With nearly 100,000 jobs and a payroll of $10.1 billion, Advanced Manufacturing accounts for 8% of the greater Southwest Washington-Portland region’s private sector employment and 11% of payroll. The region’s economy is highly dependent on the manufacturing sector.

Workforce Southwest Washington (WSW) and it partners in the Columbia-Willamette Workforce Collaborative (CWCC) recently released an updated Advanced Manufacturing Labor Market Report. First published in 2016, and revised in 2018, COVID delayed the planned 2020 update until recently.

A few highlights from the new report:

Firm Size

Nearly 90% of the Portland Metro region’s Advanced Manufacturing employees work in establishments employing fewer than 50 workers. That holds true for Southwest Washington as well with 95% of manufacturing companies employing 1-50 employees, 4% having 51-250 employees and 1% having greater than 250 employees.

Worker Demographics

Nearly one in four manufacturing workers is 55 years or older and many could retire in the next decade. Looming retirements and career changes mean a steady stream of workers is needed to fill available jobs.

Youth (14-24 years) employment in manufacturing is half that of the overall economy (6% versus 11%).

In addition, the sector is overwhelmingly male (72% compared to 52% across all other industries).

People who identify as white make up the vast majority of the manufacturing workforce. In Southwest Washington, the total number of manufacturing employees is 44,311 of which 40,437 identify as white.

To survive and thrive, companies will need to attract younger workers, women, and candidates from historically underrepresented communities. To be seen as an employer of choice, providing quality jobs will be paramount. Companies must recognize and respond to worker needs by ensuring competitive wages, providing schedule flexibility and robust benefits packages. If you’re not sure where to start, please  Contact Alyssa Joyner, WSW’s Senior Project Manager for Manufacturing at ajoyner@workforcesw.org or 503.410.0408. WSW can help!

Occupation Growth

Page 13, Table 2 of the report shows the greatest 10-year projected growth for the Portland Tri-counties area among software developers with 33% growth by 2029. In Cowlitz County, software developers are also projected to have the largest growth at 2.5% followed by welders/cutters/solderers (1.4%) and machinists at 1.3%.

Wages

In some of the largest occupations in advanced manufacturing, our region pays higher than the nation. This can be seen in Table 3 on page 14 where the “location quotient” is above “1.” In addition, many good-paying jobs do not require a four-year degree.

COVID Aftermath

Between 2015 and 2019, Advanced Manufacturing added more than 5,800 jobs across the region, reaching some of the fastest growth rates for the sector in the 21st century. The sector was initially hit hard during the COVID-19 pandemic, losing nearly six percent of its employment base during 2020. Although jobs are returning, the sector’s growth in 2021 was slightly smaller than the overall economic growth in the region.

To meet the need for additional workers, companies are rethinking requirements for hiring and some are focusing on candidate characteristics rather than specific job knowledge. As Christina Almsted, Human Resources Manager for Wood Fiber Group which operates in Ridgefield under the name Simonds International, explained during a December 2021 presentation to industry, workforce and education professions, they can train someone who doesn’t have the exact experience they are hiring for, but applicants must know how to be on time and have the ability to follow instructions.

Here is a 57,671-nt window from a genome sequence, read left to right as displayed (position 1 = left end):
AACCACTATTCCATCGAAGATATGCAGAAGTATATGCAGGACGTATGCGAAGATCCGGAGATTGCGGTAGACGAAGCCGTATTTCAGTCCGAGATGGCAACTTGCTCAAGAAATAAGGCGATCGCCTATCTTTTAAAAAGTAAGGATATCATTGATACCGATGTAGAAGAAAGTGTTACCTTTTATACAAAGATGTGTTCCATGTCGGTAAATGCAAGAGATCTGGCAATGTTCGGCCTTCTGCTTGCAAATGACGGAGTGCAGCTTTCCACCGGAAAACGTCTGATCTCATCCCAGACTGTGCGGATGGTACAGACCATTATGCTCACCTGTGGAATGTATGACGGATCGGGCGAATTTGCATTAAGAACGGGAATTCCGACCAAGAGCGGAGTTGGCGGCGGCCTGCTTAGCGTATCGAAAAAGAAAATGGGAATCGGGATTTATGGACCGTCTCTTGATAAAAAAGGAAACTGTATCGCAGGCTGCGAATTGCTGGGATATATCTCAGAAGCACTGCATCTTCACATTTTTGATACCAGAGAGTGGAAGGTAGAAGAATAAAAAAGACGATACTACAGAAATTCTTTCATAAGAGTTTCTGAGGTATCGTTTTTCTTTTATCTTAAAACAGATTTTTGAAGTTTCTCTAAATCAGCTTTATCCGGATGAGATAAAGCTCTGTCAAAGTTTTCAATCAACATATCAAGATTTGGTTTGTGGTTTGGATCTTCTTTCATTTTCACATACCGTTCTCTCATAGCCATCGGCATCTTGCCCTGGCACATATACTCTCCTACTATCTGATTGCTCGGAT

Local manufacturers are making additional changes to attract more applicants, including:

  • Raising wages
  • Paying workers while they attend training, including orientation and safety
  • Offering flexible shift work that allows employees to sign up for the hours that work for them
  • Providing equipment like safety vests and discounts or reimbursement for boots and glasses
  • Increasing benefits packages to be more comprehensive and giving employees access to them immediately or within 30 days rather than the prior 90 days or more
  • Offering hiring and/or referral bonuses
  • Adding benefits like tuition reimbursement

Childcare, however, remains a barrier for many families and will need to be addressed by companies to attract more parents, including women and younger workers, to the industry. Simonds, the 185-year-old cutting tool manufacturer, provides employees a 10% discount to KinderCare.

Resources for Businesses

WSW and its CWWC partners will soon be releasing the Quality Jobs framework which will serve as a blueprint to implement job quality strategies for businesses, workforce boards, local government, service providers, nonprofits, labor and workers. Best practices and other resources will be included in the report which will be available on WSW’s website or by contacting our business services team.

In addition, through June 2022, WSW will reimburse eligible companies for costs to train their existing workforce. Click here to learn more.

WSW and the workforce system have numerous options available to help grow your business. Contact Alyssa Joyner, WSW’s Senior Project Manager for Manufacturing at ajoyner@workforcesw.org or 503.410.0408 to learn about opportunities and get help crafting a strategy to attract, train and retain a skilled workforce that is ready to fill your open positions now and in the future.

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